We will not cower or wilt under fear of empty threats or vacuous suits. Those that attempt such intimidation will find hardened and opinionated citizens who don’t care to relinquish our rights to speak freely. We know how to stand on the ramparts to fight for those rights, and we know how to win.  Representing such resolute individuals, despite the procedural shambles that ensued, has been my honor.

Was it worth doing? You’re damn right it was.

Lance Armstrong and Fraud on the Court

Having now confessed to Oprah about doping in order to win seven Tour de France titles, Lance Armstrong is obviously in a heap of legal troubles. Most of those seem to involve his perjury (criminal), defamation of others when he called them liars for calling him a cheat (civil), and a slew of contractual issues regarding his sponsors.

Sports Illustrated gives a decent wrap-up of his legal woes, athletically, criminally and civilly.

But there is another aspect many might miss — by bringing defamation claims against others when they called him a cheat, and knowing that his lawsuits were bogus, he committed frauds on the courts themselves.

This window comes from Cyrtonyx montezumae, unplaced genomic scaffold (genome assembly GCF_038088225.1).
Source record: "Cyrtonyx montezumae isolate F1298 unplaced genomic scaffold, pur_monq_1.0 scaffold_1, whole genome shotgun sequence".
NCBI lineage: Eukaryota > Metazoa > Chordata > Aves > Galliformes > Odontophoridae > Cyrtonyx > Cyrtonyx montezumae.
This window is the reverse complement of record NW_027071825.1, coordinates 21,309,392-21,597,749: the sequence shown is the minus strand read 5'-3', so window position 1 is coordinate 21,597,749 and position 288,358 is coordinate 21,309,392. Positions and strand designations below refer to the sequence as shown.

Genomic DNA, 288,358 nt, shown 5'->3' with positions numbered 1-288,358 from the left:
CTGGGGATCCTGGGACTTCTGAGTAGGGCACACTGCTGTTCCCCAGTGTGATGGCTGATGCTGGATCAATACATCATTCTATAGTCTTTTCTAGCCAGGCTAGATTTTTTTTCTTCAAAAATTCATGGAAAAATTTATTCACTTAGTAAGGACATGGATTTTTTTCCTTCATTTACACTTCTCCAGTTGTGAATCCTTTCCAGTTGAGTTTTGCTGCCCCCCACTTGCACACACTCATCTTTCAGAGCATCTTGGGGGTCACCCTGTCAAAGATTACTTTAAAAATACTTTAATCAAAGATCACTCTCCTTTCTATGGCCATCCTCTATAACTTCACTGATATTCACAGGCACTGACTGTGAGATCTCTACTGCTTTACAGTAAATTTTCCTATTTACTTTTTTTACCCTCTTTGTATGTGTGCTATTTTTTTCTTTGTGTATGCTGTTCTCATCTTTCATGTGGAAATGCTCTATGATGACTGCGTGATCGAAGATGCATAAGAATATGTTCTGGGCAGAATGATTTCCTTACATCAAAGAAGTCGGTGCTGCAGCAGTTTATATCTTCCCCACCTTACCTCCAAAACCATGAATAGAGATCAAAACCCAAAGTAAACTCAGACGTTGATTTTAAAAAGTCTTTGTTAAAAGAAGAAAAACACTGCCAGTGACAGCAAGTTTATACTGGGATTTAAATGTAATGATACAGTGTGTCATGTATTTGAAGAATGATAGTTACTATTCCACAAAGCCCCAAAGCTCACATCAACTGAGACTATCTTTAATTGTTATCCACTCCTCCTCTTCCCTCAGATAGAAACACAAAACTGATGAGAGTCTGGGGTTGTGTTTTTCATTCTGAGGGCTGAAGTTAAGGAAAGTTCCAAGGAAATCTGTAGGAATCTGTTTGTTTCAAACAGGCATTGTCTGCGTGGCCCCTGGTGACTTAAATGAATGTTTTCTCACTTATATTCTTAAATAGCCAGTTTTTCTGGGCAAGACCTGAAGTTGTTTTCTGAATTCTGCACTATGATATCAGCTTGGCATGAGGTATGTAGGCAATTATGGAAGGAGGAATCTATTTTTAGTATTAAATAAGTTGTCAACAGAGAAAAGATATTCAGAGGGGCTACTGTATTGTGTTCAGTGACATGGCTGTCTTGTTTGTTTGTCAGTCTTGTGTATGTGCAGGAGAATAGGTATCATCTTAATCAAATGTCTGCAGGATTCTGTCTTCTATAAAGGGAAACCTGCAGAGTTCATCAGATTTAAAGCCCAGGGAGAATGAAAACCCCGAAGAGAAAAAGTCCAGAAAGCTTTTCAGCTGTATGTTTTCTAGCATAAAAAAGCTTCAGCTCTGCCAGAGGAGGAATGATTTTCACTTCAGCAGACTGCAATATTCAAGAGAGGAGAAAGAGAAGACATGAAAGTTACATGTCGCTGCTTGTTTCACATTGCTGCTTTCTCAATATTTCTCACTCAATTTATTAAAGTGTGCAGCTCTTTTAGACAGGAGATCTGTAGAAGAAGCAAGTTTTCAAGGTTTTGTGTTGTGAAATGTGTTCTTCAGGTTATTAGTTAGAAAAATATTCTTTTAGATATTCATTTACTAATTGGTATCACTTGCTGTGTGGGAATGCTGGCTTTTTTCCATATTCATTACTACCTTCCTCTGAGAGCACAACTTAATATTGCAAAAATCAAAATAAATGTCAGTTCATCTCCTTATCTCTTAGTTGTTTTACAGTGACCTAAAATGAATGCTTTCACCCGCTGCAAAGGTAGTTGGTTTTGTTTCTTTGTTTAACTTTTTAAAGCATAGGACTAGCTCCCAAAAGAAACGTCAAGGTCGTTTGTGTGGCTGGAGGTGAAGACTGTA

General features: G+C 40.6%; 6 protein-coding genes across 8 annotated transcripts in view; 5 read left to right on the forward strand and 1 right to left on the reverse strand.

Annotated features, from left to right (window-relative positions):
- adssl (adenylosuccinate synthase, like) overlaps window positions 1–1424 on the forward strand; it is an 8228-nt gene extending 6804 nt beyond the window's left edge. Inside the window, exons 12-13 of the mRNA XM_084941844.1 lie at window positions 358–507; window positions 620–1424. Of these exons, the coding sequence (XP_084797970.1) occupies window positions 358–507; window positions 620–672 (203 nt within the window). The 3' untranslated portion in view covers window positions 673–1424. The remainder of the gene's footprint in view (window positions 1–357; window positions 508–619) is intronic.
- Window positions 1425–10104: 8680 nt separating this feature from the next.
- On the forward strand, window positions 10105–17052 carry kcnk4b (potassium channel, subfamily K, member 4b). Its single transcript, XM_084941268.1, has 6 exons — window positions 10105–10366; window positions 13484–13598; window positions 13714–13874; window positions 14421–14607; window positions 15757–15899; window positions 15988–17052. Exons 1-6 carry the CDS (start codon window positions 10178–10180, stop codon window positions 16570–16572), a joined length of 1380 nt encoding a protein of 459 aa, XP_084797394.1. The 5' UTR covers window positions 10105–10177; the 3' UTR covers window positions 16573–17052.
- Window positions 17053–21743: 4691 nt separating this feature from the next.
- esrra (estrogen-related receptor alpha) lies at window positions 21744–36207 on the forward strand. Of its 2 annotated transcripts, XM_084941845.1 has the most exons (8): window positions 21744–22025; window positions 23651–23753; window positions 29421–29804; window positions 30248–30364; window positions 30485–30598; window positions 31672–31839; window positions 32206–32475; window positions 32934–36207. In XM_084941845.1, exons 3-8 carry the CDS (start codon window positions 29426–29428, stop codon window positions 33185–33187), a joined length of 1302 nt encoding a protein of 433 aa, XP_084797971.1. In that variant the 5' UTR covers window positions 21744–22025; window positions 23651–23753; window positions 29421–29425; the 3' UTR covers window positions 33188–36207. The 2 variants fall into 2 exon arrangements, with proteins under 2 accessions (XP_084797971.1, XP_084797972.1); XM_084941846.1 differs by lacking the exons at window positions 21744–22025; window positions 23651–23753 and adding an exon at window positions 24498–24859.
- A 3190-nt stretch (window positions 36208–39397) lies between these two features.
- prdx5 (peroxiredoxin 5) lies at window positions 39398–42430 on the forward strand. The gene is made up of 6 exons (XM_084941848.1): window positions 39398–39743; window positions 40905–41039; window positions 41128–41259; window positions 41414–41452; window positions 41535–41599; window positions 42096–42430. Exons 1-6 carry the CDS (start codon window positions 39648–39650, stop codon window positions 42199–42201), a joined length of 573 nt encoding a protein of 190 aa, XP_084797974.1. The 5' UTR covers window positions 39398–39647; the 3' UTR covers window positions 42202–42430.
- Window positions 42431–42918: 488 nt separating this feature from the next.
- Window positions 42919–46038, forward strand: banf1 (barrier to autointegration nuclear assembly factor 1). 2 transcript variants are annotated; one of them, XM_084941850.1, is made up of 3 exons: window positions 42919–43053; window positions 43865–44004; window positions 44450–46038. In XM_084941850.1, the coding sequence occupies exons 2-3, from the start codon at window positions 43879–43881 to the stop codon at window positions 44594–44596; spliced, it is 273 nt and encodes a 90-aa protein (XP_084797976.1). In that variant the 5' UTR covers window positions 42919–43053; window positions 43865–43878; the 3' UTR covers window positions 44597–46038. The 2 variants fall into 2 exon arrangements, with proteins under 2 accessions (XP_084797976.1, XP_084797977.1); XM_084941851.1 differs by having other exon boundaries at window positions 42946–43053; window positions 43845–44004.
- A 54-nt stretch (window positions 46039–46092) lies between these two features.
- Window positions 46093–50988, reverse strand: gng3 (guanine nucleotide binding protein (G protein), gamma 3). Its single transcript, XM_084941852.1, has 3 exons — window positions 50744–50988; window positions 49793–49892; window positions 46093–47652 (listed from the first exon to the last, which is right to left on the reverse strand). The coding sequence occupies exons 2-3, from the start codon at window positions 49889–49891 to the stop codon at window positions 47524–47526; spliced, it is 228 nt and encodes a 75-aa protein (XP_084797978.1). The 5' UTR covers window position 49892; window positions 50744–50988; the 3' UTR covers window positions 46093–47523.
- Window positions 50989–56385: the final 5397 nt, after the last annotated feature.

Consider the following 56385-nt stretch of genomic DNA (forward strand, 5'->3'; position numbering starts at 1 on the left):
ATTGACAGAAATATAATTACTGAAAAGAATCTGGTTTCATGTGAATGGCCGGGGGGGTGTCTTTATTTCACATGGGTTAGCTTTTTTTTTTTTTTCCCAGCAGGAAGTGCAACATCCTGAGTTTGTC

The operative case here is Chambers v. NASCO from the US Supreme Court. This decision observes that, independent of any particular statute or rule, a court has an “inherent power” to sanction for fraud or bad-faith conduct. This includes  conduct undertaken “vexatiously, wantonly, or for oppressive reasons.”

That’s a pretty big catch-all provision. I suspect there will be a couple of pissed off judges out there who will have no problem using this rule (or similar state rules) to haul Armstrong before the court. And I expect that this won’t take all that long to happen.

Sanctions in New York for Frivolous Suit

In this decision in today’s New York Law Journal (free reg.), Justice Catherine Bartlett, sitting in Orange County, does an exploration of sanctions in New York, and the availability of legal fee recoupment for a frivolous case. Tort “reform” critics like to complain that frivolous suits are a reason that restrictions should be put on suits, such as a loser pays type of system, though this obviously impacts legitimate suits as well.

But here we see the system in action: In Seeley v. Emerald Point the plaintiff was clobbered from behind with a shovel while in the parking lot of the Emerald Point bar.  But one of the defendants was an individual that the plaintiff simply couldn’t tie to the assault, no matter how hard he tried. As summarized by the court: